|A phrenology chart: "Know Thyself" which labels 37 parts of your brain such as: |
firmness, self-esteem, memory, time, friendship...
I don't know about you, but I think the Holiday season can be a little overwhelming. Each year it seems that the my to do list doubles when December 1st hits. How much more can my brain handle? How can I use my mind to find peace and also accomplish the million things I need to between Thanksgiving and New Years?
Let me start off by stating, I am not a phrenologist. A what? A phrenologist is a scientist who studies the brain.
However, along the way, I have become fascinated by how big our brains are, how they work and how they continue to grow, literally. I also am an educator who realizes the importance of following brain research and what it tells us about understanding our diverse group of learners.
Size does matter:
Our brains are completely fascinating. If you are curious as to what all your brain can do, according to phrenologist, here is a list. It will blow your mind what you are capable of. Since the size of the human brain has grow significantly over the years, we have the opportunity and capacity to do bigger and better things.
Which side are you on? The question pops up all the time, "is he/she left or right brained?". Who cares? You have two hemispheres! Use them both. Sure, you may think with one side more than the other, but recognize that and be blessed you have both sides to help you through life. In case you need a refresher on which side of the brain connect to your who you are, livescience.com explains:
- The left hemisphere is dominant in language: processing what you hear and handling most of the duties of speaking. It's also in charge of carrying out logic and exact mathematical computations. When you need to retrieve a fact, your left brain pulls it from your memory.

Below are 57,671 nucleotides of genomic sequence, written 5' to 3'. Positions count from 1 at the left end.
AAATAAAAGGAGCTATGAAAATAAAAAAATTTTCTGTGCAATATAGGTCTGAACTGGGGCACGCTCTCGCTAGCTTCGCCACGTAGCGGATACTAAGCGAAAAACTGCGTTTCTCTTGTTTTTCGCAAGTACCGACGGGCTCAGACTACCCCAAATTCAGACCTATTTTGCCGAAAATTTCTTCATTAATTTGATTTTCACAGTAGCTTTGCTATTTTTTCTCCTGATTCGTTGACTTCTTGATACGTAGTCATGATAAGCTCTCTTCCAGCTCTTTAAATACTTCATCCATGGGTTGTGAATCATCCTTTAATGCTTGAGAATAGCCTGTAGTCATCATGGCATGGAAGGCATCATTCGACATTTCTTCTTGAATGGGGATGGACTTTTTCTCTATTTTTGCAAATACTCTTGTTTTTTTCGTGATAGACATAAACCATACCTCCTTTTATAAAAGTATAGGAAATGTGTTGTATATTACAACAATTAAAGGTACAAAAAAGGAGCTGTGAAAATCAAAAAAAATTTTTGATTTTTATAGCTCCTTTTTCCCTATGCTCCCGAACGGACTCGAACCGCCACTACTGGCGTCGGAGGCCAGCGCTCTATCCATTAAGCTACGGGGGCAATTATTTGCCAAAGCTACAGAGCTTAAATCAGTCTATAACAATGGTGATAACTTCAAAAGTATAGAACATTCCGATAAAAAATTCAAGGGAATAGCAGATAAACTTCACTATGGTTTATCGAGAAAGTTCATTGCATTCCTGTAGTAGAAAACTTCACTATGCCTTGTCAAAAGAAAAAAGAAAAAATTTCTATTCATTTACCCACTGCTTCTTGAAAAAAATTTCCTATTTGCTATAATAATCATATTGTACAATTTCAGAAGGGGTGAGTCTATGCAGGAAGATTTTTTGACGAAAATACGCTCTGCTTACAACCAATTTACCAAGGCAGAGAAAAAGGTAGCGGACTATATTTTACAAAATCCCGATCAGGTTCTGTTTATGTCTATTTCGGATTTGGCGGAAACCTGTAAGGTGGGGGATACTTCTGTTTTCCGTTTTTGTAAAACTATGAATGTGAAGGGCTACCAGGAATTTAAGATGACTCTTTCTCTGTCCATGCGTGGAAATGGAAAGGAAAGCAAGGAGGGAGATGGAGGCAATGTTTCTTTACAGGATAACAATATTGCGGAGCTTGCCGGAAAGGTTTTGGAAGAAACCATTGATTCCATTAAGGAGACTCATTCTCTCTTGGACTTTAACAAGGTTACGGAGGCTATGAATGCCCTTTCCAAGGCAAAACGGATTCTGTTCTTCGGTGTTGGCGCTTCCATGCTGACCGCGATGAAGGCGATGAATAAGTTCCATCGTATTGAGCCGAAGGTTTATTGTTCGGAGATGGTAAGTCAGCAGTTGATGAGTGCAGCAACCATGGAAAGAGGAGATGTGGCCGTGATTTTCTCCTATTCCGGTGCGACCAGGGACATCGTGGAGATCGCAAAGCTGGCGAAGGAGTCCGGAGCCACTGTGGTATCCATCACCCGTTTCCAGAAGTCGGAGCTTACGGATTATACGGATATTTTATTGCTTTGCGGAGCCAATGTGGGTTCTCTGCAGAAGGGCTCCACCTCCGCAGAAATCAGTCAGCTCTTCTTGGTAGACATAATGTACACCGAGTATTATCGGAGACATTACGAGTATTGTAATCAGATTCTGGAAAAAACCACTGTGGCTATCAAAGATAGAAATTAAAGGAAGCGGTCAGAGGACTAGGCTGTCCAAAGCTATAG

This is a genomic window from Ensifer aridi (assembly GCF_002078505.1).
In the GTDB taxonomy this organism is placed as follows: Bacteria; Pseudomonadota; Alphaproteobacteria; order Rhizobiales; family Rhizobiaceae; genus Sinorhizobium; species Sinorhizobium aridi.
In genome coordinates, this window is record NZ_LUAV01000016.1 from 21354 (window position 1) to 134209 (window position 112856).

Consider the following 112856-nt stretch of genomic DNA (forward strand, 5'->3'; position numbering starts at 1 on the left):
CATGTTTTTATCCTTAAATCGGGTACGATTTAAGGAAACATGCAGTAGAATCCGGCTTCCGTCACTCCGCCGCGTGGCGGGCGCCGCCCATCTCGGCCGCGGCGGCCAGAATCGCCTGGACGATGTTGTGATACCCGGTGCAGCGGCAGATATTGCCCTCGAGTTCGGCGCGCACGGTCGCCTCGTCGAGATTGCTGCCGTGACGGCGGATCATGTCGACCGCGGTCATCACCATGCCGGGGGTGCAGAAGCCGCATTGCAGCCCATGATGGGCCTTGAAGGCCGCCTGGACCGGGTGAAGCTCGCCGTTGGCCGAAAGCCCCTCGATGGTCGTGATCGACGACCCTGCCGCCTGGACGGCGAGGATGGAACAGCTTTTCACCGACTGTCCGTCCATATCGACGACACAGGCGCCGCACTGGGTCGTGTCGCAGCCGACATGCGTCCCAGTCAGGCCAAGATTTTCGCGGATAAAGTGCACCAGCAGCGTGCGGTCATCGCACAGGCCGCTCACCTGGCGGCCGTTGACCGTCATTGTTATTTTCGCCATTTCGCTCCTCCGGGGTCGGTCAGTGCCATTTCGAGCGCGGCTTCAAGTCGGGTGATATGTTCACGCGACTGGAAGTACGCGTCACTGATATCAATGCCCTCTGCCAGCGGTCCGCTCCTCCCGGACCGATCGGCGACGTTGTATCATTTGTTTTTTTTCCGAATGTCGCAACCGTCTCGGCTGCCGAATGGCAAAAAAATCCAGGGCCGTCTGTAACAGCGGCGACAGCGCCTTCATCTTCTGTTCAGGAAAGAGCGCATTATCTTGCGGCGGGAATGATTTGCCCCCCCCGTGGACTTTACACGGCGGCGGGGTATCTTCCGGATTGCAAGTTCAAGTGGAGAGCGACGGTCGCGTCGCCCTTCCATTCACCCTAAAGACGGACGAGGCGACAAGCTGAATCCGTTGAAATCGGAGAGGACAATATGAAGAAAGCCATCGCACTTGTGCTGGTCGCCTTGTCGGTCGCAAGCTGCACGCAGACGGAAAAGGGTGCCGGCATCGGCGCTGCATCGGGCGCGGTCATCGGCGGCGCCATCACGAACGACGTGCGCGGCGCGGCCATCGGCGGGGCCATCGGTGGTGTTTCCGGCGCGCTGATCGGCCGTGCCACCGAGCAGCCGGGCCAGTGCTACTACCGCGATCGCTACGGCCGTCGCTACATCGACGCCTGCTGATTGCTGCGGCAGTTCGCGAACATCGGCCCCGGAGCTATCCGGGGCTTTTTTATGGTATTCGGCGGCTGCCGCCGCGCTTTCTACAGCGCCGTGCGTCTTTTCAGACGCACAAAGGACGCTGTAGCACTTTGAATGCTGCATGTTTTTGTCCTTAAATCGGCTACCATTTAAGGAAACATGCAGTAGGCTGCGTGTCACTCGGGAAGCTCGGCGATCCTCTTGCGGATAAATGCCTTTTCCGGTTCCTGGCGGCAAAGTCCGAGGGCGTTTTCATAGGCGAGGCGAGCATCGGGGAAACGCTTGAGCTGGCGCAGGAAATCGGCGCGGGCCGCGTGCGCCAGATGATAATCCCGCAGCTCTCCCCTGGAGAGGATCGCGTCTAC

- The right hemisphere is mainly in charge of spatial abilities, face cognition and processing music. It performs some math, but only rough estimations and comparisons. The brain's right side also helps us to comprehend visual imagery and make sense of what we see. It plays a role in language, particularly in interpreting context and a person's tone.
Free your mind: Your brain was created to interpret, challenge, assess and resolve things that happen in your environment. Therefore, your brain is constantly evolving. Over the last twenty years researchers have uncovered and confirmed that brain degeneration and damage can be reversed. It is all based on how stimulated your brain activity is. Since then, many have developed brain games, and activities which they market as ways to stimulate your brain, to keep it active. Beware. Recent research shares that brain training apps or programs such as Luminosity, don't actually increase brain memory, nor is there compelling evidence to support an increase in cognitive functioning. Dr. Michael Merzenich, a famous and respected neuroscientist explains that because the brain is comprised of over 100 billion neurons, it is important that we keep these neurons busy and useful. He is known for us extensive research in brain plasticity (no our brains are not like tupperware). It was once was believed that our brains became permanent at a certain age, thanks to Dr. Merzenich, we know now that our brain continues to build new pathways and avenues of learning throughout our life as long we keep ourselves exposed and experiencing new things. Take a different way home, pick up a new hobby, meet someone new, or just take the time to be a life-long learner.
This is your brain on music: The holiday season brings many traditions, special moments and can be music to our ears. Did you know that listening to your favorite songs can actually keep you healthy? One recent study observed patients who were about to undergo surgery. Participants were randomly assigned to either listen to music or take anti-anxiety drugs. Scientists tracked patient's ratings of their own anxiety, as well as the levels of the stress hormone cortisol. What happened? The patients who listened to music had less anxiety and lower cortisol than people who took drugs. While this is just one study, it does point out a powerful medicinal use for music. We know that music is less expensive than drugs and easier on the body (unless you dive into a mosh pit). The study also highlighted evidence that music is "associated with immunoglobulin A, an antibody linked to immunity, as well as higher counts of cells that fight germs and bacteria."
This holiday season, use your brain: keep yourself healthy and listen to your favorite music. Live longer and learn to experience new things with those you love!
My favorite song of the season...now you have have it running through your brain all day.
Sing it Blue Eyes...